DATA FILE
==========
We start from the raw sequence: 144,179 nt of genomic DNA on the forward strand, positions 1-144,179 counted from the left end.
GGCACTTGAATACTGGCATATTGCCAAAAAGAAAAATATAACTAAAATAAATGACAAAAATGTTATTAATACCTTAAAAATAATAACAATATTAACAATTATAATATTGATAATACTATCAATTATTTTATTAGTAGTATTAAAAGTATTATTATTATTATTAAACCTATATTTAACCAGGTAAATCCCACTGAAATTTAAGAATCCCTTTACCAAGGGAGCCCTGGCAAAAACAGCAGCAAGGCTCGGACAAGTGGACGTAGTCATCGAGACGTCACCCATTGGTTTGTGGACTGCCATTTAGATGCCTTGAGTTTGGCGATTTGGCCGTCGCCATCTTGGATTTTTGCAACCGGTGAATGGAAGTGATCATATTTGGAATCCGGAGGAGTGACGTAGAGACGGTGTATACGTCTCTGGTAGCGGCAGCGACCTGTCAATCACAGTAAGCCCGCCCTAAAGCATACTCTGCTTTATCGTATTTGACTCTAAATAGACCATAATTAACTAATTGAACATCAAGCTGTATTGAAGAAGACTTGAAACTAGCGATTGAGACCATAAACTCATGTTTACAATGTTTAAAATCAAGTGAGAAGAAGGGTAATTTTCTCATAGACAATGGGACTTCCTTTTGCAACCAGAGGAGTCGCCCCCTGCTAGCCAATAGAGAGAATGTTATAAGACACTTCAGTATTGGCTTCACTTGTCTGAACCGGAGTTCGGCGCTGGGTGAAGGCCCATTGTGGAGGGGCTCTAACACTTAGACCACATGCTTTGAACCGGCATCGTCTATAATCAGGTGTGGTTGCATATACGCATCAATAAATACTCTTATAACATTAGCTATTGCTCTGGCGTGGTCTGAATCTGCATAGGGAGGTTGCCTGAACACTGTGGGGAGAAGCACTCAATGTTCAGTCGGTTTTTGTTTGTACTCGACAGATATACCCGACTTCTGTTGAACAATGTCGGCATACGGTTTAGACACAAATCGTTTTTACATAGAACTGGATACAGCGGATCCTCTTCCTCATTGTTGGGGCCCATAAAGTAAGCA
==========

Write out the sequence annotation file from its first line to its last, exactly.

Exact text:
We start from the raw sequence: 144,179 nt of genomic DNA on the forward strand, positions 1-144,179 counted from the left end.
GGCACTTGAATACTGGCATATTGCCAAAAAGAAAAATATAACTAAAATAAATGACAAAAATGTTATTAATACCTTAAAAATAATAACAATATTAACAATTATAATATTGATAATACTATCAATTATTTTATTAGTAGTATTAAAAGTATTATTATTATTATTAAACCTATATTTAACCAGGTAAATCCCACTGAAATTTAAGAATCCCTTTACCAAGGGAGCCCTGGCAAAAACAGCAGCAAGGCTCGGACAAGTGGACGTAGTCATCGAGACGTCACCCATTGGTTTGTGGACTGCCATTTAGATGCCTTGAGTTTGGCGATTTGGCCGTCGCCATCTTGGATTTTTGCAACCGGTGAATGGAAGTGATCATATTTGGAATCCGGAGGAGTGACGTAGAGACGGTGTATACGTCTCTGGTAGCGGCAGCGACCTGTCAATCACAGTAAGCCCGCCCTAAAGCATACTCTGCTTTATCGTATTTGACTCTAAATAGACCATAATTAACTAATTGAACATCAAGCTGTATTGAAGAAGACTTGAAACTAGCGATTGAGACCATAAACTCATGTTTACAATGTTTAAAATCAAGTGAGAAGAAGGGTAATTTTCTCATAGACAATGGGACTTCCTTTTGCAACCAGAGGAGTCGCCCCCTGCTAGCCAATAGAGAGAATGTTATAAGACACTTCAGTATTGGCTTCACTTGTCTGAACCGGAGTTCGGCGCTGGGTGAAGGCCCATTGTGGAGGGGCTCTAACACTTAGACCACATGCTTTGAACCGGCATCGTCTATAATCAGGTGTGGTTGCATATACGCATCAATAAATACTCTTATAACATTAGCTATTGCTCTGGCGTGGTCTGAATCTGCATAGGGAGGTTGCCTGAACACTGTGGGGAGAAGCACTCAATGTTCAGTCGGTTTTTGTTTGTACTCGACAGATATACCCGACTTCTGTTGAACAATGTCGGCATACGGTTTAGACACAAATCGTTTTTACATAGAACTGGATACAGCGGATCCTCTTCCTCATTGTTGGGGCCCATAAAGTAAGCA